Having these stories gathered into one eminently readable anthology makes radiant Truths an important book.
John Paul was youthful in his sixties with a radiant charisma.
He taught her how to die by slow example, and she was radiant with the privilege.
Many carried posters showing Tymoshenko at her most radiant.
And radiant Dragon, smartly and unsurprisingly, invokes Camus.
Portia is a splendid creature, radiant with confidence, hope, and joy.
"I know all about it, your honor," replied the witness, with a radiant smile.
In the radiant morning he walked away from her and home; into the mine, his tomb.
Truth to Beardsley was pleasant and his face was radiant when he left us.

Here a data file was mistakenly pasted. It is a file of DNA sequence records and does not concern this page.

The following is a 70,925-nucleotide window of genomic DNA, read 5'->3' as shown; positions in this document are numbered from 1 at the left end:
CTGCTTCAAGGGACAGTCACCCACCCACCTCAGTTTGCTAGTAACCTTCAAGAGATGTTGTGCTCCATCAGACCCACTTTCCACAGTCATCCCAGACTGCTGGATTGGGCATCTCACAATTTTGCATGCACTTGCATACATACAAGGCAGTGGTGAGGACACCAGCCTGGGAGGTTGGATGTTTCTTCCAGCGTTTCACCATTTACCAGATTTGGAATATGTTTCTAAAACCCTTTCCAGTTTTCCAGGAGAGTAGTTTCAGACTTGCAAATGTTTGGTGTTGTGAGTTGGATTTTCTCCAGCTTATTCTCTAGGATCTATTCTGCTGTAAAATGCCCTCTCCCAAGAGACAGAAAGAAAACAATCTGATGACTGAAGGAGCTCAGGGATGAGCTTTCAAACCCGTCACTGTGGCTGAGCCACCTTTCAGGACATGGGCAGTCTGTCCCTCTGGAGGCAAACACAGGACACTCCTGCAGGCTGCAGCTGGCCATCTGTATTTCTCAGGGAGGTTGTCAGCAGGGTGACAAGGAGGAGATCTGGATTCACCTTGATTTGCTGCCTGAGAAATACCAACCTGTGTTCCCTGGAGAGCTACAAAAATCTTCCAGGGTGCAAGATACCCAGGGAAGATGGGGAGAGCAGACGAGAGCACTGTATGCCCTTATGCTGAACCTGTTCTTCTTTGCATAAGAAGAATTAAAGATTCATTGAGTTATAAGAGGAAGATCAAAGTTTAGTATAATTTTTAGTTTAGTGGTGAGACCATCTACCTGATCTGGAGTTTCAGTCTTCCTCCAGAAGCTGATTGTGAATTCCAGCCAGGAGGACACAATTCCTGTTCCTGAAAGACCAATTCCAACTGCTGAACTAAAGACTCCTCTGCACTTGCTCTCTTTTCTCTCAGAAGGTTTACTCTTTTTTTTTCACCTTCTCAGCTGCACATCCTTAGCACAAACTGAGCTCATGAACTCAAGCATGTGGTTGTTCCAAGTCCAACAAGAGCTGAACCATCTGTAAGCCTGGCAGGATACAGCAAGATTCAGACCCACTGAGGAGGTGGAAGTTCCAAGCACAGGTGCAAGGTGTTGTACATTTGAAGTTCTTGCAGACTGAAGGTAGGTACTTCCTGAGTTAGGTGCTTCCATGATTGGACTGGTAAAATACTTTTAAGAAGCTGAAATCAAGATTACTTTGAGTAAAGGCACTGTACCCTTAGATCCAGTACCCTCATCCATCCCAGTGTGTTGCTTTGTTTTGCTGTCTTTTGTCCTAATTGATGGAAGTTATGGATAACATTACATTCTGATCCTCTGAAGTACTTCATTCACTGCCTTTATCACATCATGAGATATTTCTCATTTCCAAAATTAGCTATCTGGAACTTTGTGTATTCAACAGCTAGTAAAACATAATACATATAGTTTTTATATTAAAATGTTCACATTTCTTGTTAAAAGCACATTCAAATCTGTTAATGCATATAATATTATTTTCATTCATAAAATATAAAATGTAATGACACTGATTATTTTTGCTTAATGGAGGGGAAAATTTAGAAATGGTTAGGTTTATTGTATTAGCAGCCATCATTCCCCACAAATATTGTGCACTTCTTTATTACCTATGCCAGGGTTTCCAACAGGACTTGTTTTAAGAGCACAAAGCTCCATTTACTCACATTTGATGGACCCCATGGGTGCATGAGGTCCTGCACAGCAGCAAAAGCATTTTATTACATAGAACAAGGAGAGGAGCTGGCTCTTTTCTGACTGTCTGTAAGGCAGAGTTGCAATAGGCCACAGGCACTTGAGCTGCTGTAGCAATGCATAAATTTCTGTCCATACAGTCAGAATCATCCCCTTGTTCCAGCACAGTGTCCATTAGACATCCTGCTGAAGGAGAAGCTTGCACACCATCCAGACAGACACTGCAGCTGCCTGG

It was radiant, shimmering, rainbow-coloured ice on every side.
mid-15c., from Middle French radiant and directly from Latin radiantem (nominative radians) "beaming, shining," present participle of radiare "to beam, shine" (see radiation). Of beauty, etc., first attested c.1500. Related: Radiantly.
"point or object from which light radiates," 1727; see radiant (adj.). In astronomy, of meteor showers, from 1864.
radiant ra·di·ant (rā'dē-ənt)
Emitting heat or light.
Consisting of or emitted as radiation.
Noun The apparent celestial origin of a meteor shower. For example, a point in the constellation Gemini is the radiant of the Geminid meteor shower.